When it comes to Alzheimer’s disease and other forms of dementia, more Americans fear being unable to care for themselves and burdening others with their care than they fear the actual loss of memory. This data comes from an October 2012 study by Home Instead Senior Care, in which 68 percent of 1,200 survey respondents ranked fear of incapacity higher than the fear of lost memories (32 percent).
Advance planning for incapacity is a legal process that can lessen the fear that you may become a burden to your loved ones later in life.
What is advance planning for incapacity?
Under the American legal system, competent adults can make their own legally binding arrangements for future health care and financial decisions. Adults can also take steps to organize their finances to increase their likelihood of eligibility for federal aid programs in the event they become incapacitated due to Alzheimer’s disease or other forms of dementia.
The individual components of advance incapacity planning interconnect with one another, and most experts recommend seeking advice from a qualified estate planning or elder law attorney.
What are the steps of advance planning for incapacity?
Depending on your unique circumstances, planning for incapacity may include additional steps beyond those listed below. This is one of the reasons experts recommend consulting a knowledgeable elder law lawyer with experience in your state.
Write a health care directive, or living will. Your living will describes your preferences regarding end of life care, resuscitation, and hospice care. After you have written and signed the directive, make sure to file copies with your health care providers.
Write a health care power of attorney. A health care power of attorney form designates another person to make health care decisions on your behalf should you become incapacitated and unable to make decisions for yourself. You may be able to designate your health care power of attorney in your health care directive document, or you may need to complete a separate form. File copies of this form with your doctors and hospitals, and give a copy to the person or persons whom you have designated.
Write a financial power of attorney. Like a health care power of attorney, a financial power of attorney assigns another person the right to make financial decisions on your behalf in the event of incapacity. The power of attorney can be temporary or permanent, depending on your wishes. File copies of this form with all your financial institutions and give copies to the people you designate to act on your behalf.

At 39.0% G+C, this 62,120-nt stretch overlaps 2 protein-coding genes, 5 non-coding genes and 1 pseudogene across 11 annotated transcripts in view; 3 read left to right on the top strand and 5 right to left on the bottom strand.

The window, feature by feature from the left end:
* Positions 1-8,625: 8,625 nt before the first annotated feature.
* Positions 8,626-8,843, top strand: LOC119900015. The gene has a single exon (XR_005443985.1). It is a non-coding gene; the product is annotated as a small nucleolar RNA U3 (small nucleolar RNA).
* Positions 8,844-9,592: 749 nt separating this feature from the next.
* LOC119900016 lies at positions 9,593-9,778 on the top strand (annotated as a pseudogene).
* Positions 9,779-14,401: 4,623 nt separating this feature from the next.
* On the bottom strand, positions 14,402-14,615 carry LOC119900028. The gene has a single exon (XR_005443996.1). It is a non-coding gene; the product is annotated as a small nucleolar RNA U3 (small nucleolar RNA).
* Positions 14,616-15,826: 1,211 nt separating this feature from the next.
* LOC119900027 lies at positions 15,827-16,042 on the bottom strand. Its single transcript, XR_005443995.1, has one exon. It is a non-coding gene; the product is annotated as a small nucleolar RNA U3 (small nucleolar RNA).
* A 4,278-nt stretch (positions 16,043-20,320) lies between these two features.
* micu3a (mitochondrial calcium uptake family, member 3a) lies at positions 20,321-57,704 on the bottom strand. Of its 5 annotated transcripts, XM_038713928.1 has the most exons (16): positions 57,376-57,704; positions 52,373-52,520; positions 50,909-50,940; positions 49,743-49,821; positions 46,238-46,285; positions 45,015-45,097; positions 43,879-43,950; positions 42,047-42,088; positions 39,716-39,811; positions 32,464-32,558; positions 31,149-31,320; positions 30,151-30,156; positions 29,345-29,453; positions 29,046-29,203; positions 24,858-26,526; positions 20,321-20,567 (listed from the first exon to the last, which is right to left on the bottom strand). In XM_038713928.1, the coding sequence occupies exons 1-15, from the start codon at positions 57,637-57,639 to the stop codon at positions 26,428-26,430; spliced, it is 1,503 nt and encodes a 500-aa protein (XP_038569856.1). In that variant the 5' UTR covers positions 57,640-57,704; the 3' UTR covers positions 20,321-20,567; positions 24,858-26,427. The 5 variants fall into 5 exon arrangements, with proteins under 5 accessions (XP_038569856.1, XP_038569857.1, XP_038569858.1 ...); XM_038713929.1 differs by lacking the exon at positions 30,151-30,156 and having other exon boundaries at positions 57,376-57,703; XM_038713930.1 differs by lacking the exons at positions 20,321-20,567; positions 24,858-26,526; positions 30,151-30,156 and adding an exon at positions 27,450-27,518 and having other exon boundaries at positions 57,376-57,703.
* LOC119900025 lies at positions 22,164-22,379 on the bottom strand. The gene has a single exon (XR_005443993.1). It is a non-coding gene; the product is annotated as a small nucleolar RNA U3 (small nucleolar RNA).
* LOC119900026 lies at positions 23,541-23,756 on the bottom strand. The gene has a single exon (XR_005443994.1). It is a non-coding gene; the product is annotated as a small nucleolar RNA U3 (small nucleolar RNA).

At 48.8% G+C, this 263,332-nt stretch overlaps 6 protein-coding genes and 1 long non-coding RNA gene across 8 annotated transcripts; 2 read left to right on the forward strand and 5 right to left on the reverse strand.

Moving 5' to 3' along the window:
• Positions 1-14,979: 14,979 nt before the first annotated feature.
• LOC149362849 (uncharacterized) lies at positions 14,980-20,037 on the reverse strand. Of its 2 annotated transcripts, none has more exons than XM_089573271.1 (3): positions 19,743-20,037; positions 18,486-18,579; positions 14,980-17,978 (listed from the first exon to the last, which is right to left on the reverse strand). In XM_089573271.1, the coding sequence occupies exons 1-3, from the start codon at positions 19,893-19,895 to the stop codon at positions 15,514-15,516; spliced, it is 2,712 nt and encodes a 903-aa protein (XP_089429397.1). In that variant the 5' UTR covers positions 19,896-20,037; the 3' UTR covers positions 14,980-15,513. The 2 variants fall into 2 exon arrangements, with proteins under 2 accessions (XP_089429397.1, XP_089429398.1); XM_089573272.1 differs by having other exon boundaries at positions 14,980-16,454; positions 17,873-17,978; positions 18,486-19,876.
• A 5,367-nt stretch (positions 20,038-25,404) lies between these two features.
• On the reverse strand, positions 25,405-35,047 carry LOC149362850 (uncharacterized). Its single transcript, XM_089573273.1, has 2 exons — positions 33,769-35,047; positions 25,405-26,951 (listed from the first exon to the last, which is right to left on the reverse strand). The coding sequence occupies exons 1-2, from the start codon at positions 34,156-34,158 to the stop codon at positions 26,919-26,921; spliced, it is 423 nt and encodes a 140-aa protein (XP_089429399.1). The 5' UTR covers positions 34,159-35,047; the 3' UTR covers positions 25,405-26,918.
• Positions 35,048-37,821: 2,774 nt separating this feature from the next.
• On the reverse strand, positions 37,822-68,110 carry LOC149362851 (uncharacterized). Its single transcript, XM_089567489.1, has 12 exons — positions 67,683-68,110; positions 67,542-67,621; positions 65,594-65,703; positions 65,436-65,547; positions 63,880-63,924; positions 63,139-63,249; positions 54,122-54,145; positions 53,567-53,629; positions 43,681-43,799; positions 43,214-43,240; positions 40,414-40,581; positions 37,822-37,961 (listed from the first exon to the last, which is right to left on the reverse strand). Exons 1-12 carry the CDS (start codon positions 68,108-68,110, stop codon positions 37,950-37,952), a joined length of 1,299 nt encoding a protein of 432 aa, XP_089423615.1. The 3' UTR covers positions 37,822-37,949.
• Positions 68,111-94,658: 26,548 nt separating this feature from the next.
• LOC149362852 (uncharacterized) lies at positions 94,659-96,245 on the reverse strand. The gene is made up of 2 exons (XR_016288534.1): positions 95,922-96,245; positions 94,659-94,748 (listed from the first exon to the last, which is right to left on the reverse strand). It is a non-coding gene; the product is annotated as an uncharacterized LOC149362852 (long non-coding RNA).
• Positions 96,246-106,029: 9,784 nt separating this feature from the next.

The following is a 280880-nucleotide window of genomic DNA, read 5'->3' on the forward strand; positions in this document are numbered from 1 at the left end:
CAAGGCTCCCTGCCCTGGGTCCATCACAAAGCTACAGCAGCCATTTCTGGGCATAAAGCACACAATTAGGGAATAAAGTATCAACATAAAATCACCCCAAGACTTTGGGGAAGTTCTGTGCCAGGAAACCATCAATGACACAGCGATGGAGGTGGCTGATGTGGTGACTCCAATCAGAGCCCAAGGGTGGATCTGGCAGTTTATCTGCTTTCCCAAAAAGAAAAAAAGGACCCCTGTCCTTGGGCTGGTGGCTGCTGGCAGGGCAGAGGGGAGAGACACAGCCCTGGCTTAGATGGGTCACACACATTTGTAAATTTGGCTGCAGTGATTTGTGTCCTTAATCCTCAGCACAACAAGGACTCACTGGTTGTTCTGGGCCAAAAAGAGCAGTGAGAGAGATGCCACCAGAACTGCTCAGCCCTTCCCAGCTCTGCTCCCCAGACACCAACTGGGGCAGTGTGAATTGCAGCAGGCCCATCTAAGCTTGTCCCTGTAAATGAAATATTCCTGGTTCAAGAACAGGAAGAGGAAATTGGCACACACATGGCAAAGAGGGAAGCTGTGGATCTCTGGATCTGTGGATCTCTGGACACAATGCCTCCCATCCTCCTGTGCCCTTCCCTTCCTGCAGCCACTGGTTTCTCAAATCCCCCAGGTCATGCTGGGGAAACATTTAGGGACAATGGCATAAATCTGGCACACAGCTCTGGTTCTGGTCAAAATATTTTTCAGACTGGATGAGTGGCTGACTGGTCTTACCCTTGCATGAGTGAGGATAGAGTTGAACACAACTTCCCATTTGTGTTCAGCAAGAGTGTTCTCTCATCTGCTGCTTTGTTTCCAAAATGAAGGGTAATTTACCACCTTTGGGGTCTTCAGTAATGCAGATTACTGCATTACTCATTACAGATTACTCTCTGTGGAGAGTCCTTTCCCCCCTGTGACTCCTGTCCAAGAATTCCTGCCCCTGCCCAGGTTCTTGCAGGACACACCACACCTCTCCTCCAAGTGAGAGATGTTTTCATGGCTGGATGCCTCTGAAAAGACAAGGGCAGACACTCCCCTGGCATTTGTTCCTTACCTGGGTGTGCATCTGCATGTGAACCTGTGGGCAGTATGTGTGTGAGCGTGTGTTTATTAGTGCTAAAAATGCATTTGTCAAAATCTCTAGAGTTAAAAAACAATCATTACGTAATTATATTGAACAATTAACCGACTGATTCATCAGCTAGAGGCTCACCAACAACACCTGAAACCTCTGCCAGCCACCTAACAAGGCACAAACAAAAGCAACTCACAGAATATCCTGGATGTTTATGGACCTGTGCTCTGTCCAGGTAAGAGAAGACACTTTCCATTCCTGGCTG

Plan in advance for Medicaid eligibility. Long-term care payment assistance is among the most important Medicaid benefits. To qualify for Medicaid, you must have limited assets. To reduce the likelihood of ineligibility, you can use certain legal procedures, like trusts, to distribute your assets in a way that they will not interfere with your eligibility. The elder law attorney you consult with regarding Medicaid eligibility planning can also advise you on Medicaid copayment planning and Medicaid estate recovery planning.
Monday, October 7, 2013
Minneapolis Estate Planning Lawyer Cautions Clients on Joint Ownership of Property
One of the most common questions I am asked is whether someone should add another person to the deed to their home (or other property). Below I discuss some of the concerns I have with joint ownership of property.
“Joint Tenancy With Right of Survivorship” means that each person has equal access to the property. When one owner dies, that person’s share immediately passes to the other owner(s) in equal shares, without going through probate. We’ve all been told that Joint Tenancy is a simple and inexpensive way to avoid probate, and this is sometimes true. But the tax and legal problems of Joint Tenancy ownership can be mind-boggling. The dangers of Joint Tenancy include the following:
Danger #1: Only Delays Probate. When either joint tenant dies, the survivor -- usually a spouse or a child -- immediately becomes the owner of the entire property. But when the survivor dies, the property still must go through probate. Joint Tenancy doesn’t avoid probate; it simply delays it.
Danger #2: Two Probates When Joint Tenants Die Together. If both of the joint tenants die at the same time, such as in a car accident, there will be two probate administrations, one for the share of each joint tenant in the Joint Tenancy property as well as any other property they each may own.
Danger #3: Unintentional Disinheriting. When blended families are involved, with children from previous marriages, here’s what could happen: the husband dies and the wife becomes the owner of the property. When the wife dies, the property goes to her children, leaving nothing for the husband’s children.
Danger #4: Gift Taxes. When you place a non-spouse on your property as a joint tenant, you make a gift of property every time that joint tenant takes property out of the account. For example, when a mother retitles her $80,000 home in Joint Tenancy with her son, she makes a gift to her son every time he makes withdrawals. This may not be the most efficient use of her $14,000 annual exclusion. The main point is that the gift is unintentional and not well planned. Worse, Minnesota now has a state gift tax that requires the person giving a gift of more than $14,000 in a year to file a state gift tax return.
Danger #5: Right to Sell or Encumber. Joint Tenancy makes it more difficult to sell or mortgage property because it requires the agreement of both parties, which may not be easy to get.